Tumbling in the Sand
It’s been almost a month ago now since I went off to a conference sponsored by ELCA World Hunger about the “Ethics of Eating.” At the conference, we talked about a whole lot of things surrounding food systems, the ethics of those systems, and how our faith influences our response to how we feed the world (or, rather, don’t feed the world).
While we were there, we visited a CSA, Living Hope Farm, and thought about where food comes from and how our food comes from further and further away from ourselves. We also discussed the industrialization of agriculture: the way that food is produced in larger and larger scale in a way that is less and less considerate of the local ecology and economy. We sort of danced around the topic of the difficulty of small, local farmers making an honest go at it (especially in places where the cost of land continues to rise). And we spent a little bit of time talking about alternative food systems (a CSA being a model of such a thing): though, perhaps this was something that we did not explore near as much as we could have.
Another place we went to visit was the Rodale Institute (which I was particularly excited to visit) and talked about organic food production. It seemed evident from our conversations (and our presenter) that compared with conventional agricultural systems, organic was the more sustainable food production model; however, conventional methods of production were still going to be the most popular because of the amount of labor required to maintain an organic farm. This led us into some discussions of the labor laws in the United States, which, of course, led us to conversations of immigration issues. We also found ourselves talking about GMOs, pesticide usage, and genetic drift among other things. The conversation often turned to a vague distaste for giant agribusiness (Monsanto, ConAgra, etc. … or maybe not so much…) and the insane control these businesses have over farmers. I wonder if those who weren’t aware of the conversation prior to the conference understood what that distaste was about…
We also had the privilege of a visit from a local dairy farmer, who clearly disagreed with most everything that we had talked about up until that point. He was extremely helpful in reminding the participants of the conference that farming really is a business and understanding stock markets and surviving the cut-throat world of financial maneuvering is really important for farmers. I think sometimes it’s easy to discredit the complicated position that farmers are in … and the extreme amount of knowledge they have to have in order to survive. Another thing that I thought was really important to be reminded of is that there are people who currently benefit from the way things are and changing how things are is a threat to their well being—even if, in the long run they might be better off than the currently are. Change is frightening because we don’t finally control it and the future seems more unsure than if we just held the status quo.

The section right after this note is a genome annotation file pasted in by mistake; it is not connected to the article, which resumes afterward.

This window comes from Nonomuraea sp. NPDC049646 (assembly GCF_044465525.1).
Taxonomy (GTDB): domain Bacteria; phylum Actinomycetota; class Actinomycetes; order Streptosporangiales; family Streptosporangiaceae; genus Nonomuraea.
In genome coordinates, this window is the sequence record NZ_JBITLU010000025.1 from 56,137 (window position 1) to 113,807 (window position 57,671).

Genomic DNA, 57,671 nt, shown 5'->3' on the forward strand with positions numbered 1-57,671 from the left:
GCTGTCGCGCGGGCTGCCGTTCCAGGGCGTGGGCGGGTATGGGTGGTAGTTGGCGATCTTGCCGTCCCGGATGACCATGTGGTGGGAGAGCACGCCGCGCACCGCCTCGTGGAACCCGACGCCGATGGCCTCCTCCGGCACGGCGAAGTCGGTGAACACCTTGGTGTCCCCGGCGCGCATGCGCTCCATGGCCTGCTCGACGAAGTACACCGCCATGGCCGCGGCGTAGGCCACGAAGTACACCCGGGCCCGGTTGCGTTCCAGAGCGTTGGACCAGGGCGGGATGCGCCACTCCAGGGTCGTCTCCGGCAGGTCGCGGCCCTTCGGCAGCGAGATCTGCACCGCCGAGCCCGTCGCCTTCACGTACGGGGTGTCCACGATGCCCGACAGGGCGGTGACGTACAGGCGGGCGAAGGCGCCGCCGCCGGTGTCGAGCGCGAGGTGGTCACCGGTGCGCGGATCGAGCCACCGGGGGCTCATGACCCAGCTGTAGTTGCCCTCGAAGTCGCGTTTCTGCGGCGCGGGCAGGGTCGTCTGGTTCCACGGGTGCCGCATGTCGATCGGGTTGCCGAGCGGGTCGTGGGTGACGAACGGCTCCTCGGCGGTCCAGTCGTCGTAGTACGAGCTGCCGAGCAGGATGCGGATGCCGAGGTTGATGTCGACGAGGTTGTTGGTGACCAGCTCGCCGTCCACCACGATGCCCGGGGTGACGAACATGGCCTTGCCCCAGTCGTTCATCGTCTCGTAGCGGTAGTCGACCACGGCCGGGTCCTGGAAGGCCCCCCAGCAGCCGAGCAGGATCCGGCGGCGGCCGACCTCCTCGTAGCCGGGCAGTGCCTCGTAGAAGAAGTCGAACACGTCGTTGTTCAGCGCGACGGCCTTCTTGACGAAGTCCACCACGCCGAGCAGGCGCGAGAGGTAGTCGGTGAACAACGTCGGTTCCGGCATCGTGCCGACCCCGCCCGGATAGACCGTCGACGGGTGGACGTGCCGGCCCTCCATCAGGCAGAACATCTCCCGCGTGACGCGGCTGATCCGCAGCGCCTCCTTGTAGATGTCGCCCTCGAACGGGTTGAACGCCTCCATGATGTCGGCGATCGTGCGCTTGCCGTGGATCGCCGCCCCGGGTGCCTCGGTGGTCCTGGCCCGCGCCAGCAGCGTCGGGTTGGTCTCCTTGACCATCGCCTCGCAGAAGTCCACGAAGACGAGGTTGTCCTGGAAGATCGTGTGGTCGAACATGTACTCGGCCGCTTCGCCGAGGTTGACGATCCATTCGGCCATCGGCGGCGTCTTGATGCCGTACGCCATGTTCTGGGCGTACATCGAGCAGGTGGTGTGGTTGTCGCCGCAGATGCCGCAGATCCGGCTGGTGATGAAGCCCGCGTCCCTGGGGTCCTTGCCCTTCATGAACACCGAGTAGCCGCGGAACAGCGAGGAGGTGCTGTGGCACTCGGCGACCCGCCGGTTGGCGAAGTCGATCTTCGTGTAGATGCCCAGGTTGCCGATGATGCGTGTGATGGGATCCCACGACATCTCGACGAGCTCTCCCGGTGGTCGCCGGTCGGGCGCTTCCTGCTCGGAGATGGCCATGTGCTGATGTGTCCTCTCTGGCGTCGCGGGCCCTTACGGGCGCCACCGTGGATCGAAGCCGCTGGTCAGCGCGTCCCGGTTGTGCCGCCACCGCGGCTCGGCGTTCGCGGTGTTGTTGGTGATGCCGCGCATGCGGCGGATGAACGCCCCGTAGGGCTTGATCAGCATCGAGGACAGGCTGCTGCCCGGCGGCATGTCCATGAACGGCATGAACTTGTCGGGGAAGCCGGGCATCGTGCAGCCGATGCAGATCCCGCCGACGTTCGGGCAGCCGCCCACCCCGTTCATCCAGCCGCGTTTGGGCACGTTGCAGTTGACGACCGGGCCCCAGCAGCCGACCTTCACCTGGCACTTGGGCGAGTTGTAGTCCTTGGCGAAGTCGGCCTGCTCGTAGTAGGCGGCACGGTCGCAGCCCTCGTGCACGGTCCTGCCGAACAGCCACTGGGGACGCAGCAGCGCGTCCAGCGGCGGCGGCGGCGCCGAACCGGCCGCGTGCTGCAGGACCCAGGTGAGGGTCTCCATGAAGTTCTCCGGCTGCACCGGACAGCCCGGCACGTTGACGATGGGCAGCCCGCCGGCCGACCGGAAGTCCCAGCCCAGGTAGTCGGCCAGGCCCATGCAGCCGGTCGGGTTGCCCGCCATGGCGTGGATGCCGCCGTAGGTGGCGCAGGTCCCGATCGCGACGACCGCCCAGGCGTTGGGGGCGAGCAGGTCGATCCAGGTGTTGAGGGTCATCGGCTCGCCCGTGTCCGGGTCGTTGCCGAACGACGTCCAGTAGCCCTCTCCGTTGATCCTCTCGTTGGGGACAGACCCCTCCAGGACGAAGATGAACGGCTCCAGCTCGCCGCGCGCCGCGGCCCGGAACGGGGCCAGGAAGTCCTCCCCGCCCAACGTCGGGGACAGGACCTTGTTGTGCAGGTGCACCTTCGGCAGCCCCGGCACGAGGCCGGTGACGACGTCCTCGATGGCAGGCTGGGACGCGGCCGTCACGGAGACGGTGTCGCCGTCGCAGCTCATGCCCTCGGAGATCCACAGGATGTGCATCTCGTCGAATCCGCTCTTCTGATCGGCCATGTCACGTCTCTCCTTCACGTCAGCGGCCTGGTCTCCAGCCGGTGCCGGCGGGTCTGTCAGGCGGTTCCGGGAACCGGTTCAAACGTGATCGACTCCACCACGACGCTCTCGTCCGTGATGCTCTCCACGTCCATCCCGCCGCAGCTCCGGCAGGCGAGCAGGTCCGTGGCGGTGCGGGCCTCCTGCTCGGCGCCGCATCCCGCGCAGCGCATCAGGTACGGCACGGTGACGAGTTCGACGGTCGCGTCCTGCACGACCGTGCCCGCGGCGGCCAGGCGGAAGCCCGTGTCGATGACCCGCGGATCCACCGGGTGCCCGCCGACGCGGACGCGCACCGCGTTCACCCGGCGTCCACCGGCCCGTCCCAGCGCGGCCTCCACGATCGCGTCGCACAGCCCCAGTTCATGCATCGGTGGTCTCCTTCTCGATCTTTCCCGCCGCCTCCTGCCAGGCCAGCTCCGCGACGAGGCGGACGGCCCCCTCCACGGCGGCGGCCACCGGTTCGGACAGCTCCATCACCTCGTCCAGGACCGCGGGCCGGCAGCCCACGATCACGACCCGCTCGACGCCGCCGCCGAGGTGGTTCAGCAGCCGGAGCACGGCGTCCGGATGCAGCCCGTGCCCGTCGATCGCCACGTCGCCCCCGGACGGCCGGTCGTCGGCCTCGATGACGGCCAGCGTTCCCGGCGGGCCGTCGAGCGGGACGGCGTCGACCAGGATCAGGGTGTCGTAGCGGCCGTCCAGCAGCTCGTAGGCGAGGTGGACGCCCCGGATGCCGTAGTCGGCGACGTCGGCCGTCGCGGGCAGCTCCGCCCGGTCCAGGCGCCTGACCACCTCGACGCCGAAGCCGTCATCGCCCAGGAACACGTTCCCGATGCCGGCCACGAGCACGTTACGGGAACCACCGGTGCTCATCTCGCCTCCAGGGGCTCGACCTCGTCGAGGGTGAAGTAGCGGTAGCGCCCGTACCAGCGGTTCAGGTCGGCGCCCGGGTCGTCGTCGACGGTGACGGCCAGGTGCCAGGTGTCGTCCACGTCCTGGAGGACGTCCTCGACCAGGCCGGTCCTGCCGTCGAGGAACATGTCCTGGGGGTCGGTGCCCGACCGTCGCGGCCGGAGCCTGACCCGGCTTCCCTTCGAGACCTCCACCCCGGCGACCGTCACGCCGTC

The final piece of this conference was advocacy and action: both personal and public. We got information about the Farm Bill, coming up for re-appropriation soon. We talked about the need to reconnect communities with their food and made plans for community gardens, adult forums, nutrition education, advocacy training and more. We also talked about ways in which our own personal food choices made a difference. One of the suggestions, often passed around in circles of people thinking about this kind of thing, is that we should eat less, lower, and local. This, is, I’m afraid, far harder than one might think (at least for me … read my About if you’re curious about what I’m talking about)—but I do think it is worth the effort. And one thing I was reminded of at the conference was a great quote from Niebuhr (a paraphrase): “We should be less concerned with the purity of our actions and more concerned with the integrity of our compromises.” Meaning: doing a little bit, working on this a little bit more often, giving up just a bit more means more than trying to it perfectly and upon failing, not doing anything at all.
We covered so much at the Ethics of Eating conference! It was an intense four days, but it was a really good four days. I was glad that I had so much background in this already and found myself thinking things that I hadn’t for a long time, which was really good. I’m planning on continuing to blog about these ideas and thoughts as I wrestle with them a bit (under the category of Food Ethic). I’ve thought for quite a long time (actually since I took Economic Botany and Latin American History in college) that agricultural systems are the basis of all our economic systems and until we shift how we grow and distribute food, our economic systems will continue to lean toward exploitive, unsustainable, and unjust means of functioning. At the same time, I’ve learned since getting involved in all of this, that things are totally interconnected and tangled with each other and that there are no simple solutions to any of this. If there were, I suppose, we’d have fixed things by now so that all the world would be fed. But, then again, perhaps that’s a little naïve and I should keep quoting Niebuhr …